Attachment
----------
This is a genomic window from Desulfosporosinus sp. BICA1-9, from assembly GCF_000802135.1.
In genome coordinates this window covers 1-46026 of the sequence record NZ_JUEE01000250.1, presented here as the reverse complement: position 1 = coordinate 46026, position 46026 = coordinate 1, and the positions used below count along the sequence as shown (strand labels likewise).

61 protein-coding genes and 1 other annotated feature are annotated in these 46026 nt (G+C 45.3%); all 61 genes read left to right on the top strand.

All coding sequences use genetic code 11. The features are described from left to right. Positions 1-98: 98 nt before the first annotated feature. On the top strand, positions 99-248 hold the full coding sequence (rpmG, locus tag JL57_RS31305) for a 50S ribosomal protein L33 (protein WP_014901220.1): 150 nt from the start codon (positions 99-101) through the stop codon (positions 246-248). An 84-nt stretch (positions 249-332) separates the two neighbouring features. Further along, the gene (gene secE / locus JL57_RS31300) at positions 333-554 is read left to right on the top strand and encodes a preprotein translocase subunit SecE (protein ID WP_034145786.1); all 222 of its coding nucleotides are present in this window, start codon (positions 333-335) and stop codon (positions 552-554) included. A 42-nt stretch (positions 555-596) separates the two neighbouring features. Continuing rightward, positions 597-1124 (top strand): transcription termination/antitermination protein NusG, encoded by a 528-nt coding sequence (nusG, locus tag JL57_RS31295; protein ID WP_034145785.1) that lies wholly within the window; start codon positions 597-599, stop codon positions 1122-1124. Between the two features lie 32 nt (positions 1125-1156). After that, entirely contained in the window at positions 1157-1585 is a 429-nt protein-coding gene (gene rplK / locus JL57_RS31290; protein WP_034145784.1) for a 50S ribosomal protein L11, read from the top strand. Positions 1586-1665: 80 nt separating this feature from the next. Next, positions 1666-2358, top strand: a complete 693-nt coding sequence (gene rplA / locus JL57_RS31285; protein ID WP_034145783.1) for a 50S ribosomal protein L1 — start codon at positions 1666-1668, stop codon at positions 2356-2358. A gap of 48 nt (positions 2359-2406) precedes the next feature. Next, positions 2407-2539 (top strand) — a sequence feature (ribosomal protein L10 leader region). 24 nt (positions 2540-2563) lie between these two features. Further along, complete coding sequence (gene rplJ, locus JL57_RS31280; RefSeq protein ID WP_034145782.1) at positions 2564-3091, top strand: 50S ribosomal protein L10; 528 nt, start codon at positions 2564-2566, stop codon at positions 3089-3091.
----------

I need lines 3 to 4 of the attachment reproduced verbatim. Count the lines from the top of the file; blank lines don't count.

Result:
61 protein-coding genes and 1 other annotated feature are annotated in these 46026 nt (G+C 45.3%); all 61 genes read left to right on the top strand.

All coding sequences use genetic code 11. The features are described from left to right. Positions 1-98: 98 nt before the first annotated feature. On the top strand, positions 99-248 hold the full coding sequence (rpmG, locus tag JL57_RS31305) for a 50S ribosomal protein L33 (protein WP_014901220.1): 150 nt from the start codon (positions 99-101) through the stop codon (positions 246-248). An 84-nt stretch (positions 249-332) separates the two neighbouring features. Further along, the gene (gene secE / locus JL57_RS31300) at positions 333-554 is read left to right on the top strand and encodes a preprotein translocase subunit SecE (protein ID WP_034145786.1); all 222 of its coding nucleotides are present in this window, start codon (positions 333-335) and stop codon (positions 552-554) included. A 42-nt stretch (positions 555-596) separates the two neighbouring features. Continuing rightward, positions 597-1124 (top strand): transcription termination/antitermination protein NusG, encoded by a 528-nt coding sequence (nusG, locus tag JL57_RS31295; protein ID WP_034145785.1) that lies wholly within the window; start codon positions 597-599, stop codon positions 1122-1124. Between the two features lie 32 nt (positions 1125-1156). After that, entirely contained in the window at positions 1157-1585 is a 429-nt protein-coding gene (gene rplK / locus JL57_RS31290; protein WP_034145784.1) for a 50S ribosomal protein L11, read from the top strand. Positions 1586-1665: 80 nt separating this feature from the next. Next, positions 1666-2358, top strand: a complete 693-nt coding sequence (gene rplA / locus JL57_RS31285; protein ID WP_034145783.1) for a 50S ribosomal protein L1 — start codon at positions 1666-1668, stop codon at positions 2356-2358. A gap of 48 nt (positions 2359-2406) precedes the next feature. Next, positions 2407-2539 (top strand) — a sequence feature (ribosomal protein L10 leader region). 24 nt (positions 2540-2563) lie between these two features. Further along, complete coding sequence (gene rplJ, locus JL57_RS31280; RefSeq protein ID WP_034145782.1) at positions 2564-3091, top strand: 50S ribosomal protein L10; 528 nt, start codon at positions 2564-2566, stop codon at positions 3089-3091.